Between the three of us, we got Joshua to the house, and the Widow Throckmorton began tending to his injuries. His face was so puffy that both his eyes were closed. His nose was broken and still bleeding. He was unconscious, but after a few moments of his mother’s labors, he stirred and moaned.
Caleb said, “Thank God for that.”
He looked at me and solemnly declared, “Thank you for saving us. I believed they’d a killed us, if you hadn’t showed up.”
The spike in adrenaline was wearing off. I was starting to shake. I just looked at him and nodded. I didn’t trust myself to try and speak.
Caleb looked at the barn, shivered, and in a low voice said, “Well, I guess we better to see who those blackhearts are.”
I stammered, “I’ll go with ya.”
Caleb looked at his mother and asked, “Will you be okay staying with Joshua?”
Caleb reassured her, “We won’t take long.”
We opened the barn doors wide to allow as much daylight as possible for illumination. Then we surveyed my handy work. The two men were quite dead.
The first man to go down had been hit square in the heart and must have died instantly. The second man had been hit in the right shoulder and also took two bullets in the chest from my second volley. After the brief examination, I was surprised that I felt nothing for the men I had killed. It was as if I had exterminated rabid dogs.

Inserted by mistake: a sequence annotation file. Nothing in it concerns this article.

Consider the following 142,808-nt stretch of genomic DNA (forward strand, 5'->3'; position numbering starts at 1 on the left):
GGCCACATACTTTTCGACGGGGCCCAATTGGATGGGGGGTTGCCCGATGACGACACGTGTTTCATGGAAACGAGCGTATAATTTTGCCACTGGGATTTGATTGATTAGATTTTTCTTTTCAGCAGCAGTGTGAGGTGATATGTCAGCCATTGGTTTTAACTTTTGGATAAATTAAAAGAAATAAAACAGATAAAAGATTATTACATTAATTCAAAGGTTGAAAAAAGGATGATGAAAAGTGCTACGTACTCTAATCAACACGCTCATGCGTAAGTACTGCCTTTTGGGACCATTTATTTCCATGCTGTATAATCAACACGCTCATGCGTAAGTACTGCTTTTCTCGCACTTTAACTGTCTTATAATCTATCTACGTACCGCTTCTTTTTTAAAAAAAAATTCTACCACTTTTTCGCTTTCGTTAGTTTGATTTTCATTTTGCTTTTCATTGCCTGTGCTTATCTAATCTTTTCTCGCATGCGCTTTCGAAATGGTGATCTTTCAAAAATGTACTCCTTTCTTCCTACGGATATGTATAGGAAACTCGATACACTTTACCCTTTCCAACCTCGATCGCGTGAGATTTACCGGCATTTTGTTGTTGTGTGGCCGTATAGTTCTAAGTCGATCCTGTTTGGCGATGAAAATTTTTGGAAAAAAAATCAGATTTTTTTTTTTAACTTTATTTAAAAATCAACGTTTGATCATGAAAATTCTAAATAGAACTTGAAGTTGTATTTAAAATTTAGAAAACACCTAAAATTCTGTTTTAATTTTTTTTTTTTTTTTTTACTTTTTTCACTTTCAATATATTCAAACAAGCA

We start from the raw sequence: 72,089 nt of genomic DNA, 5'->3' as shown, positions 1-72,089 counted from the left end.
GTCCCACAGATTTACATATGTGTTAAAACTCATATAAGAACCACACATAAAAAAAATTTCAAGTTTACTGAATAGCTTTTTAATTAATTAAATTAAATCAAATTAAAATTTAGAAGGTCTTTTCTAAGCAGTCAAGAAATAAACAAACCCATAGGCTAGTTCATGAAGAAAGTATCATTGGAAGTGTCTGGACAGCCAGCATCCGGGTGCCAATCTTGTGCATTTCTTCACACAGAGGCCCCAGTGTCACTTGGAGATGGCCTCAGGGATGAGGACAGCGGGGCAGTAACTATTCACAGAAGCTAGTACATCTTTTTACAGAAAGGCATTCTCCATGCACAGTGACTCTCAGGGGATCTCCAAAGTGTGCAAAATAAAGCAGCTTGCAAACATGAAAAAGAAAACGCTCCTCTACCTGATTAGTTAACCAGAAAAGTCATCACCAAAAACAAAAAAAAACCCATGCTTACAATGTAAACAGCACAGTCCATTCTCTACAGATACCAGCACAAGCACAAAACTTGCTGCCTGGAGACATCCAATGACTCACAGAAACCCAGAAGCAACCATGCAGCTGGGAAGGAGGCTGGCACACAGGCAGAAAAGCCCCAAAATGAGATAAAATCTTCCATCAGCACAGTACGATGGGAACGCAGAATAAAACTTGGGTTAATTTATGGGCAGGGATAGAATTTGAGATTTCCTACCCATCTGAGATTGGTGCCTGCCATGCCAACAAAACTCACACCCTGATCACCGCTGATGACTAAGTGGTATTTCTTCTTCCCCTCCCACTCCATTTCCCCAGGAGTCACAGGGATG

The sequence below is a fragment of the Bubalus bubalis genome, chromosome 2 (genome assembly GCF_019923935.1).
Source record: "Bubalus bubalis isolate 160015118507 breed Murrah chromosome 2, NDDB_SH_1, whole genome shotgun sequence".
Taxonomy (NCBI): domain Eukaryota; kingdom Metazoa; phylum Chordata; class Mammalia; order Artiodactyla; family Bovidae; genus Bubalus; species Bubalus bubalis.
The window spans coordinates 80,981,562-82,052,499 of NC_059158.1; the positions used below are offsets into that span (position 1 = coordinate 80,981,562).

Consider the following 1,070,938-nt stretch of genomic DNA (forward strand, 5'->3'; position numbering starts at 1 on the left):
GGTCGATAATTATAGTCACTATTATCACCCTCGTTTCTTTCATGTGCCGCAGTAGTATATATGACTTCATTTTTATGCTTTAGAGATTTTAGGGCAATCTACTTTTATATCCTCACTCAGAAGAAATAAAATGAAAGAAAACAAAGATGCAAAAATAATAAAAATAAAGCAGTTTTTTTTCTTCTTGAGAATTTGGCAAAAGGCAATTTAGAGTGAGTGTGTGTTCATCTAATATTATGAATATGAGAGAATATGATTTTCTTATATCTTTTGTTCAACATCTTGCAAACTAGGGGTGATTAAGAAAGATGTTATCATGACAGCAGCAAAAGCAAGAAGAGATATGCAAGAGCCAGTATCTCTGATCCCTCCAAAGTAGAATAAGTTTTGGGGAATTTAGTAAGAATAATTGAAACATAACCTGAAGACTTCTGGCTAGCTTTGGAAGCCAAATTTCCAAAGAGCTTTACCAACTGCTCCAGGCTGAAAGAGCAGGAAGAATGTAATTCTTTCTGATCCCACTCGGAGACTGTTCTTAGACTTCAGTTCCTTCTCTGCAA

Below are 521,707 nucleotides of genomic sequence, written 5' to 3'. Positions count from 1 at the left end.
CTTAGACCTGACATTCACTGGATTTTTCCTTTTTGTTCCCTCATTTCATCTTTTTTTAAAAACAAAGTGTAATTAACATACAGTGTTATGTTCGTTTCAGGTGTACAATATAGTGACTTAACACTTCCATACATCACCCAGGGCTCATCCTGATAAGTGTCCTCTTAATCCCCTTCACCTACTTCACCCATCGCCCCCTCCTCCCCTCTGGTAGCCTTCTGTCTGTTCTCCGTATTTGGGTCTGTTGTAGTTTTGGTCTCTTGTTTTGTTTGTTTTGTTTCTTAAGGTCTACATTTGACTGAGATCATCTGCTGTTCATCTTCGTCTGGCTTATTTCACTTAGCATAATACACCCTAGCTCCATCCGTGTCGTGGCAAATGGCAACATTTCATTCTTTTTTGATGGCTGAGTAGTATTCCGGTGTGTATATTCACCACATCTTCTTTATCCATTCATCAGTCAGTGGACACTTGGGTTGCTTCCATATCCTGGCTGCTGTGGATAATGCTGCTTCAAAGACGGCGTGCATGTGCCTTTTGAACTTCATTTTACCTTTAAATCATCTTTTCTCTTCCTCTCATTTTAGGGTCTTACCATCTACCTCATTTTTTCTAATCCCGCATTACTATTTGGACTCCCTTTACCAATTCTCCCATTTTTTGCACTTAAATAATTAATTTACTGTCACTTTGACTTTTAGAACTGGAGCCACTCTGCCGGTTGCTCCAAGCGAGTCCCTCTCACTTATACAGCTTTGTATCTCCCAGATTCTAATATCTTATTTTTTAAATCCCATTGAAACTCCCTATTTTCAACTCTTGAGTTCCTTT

I began to wonder if all my life I had really been a sociopath that was too afraid to react violently to any injustice for fear of legal reprisal. For some reason I knew that these killings wouldn’t precipitate an official inquiry in this 19th century.
The dead men’s hats were still on their heads. Also, they still wore scarves they had used to hide their faces. So I pulled the scarf off of the last man I had killed. I didn’t recognize him.
However, when I pulled off his hat, I actually jumped back and gasped in amazement. Then I uttered, “Oh, my God.” The dead man had a white streak in his hair.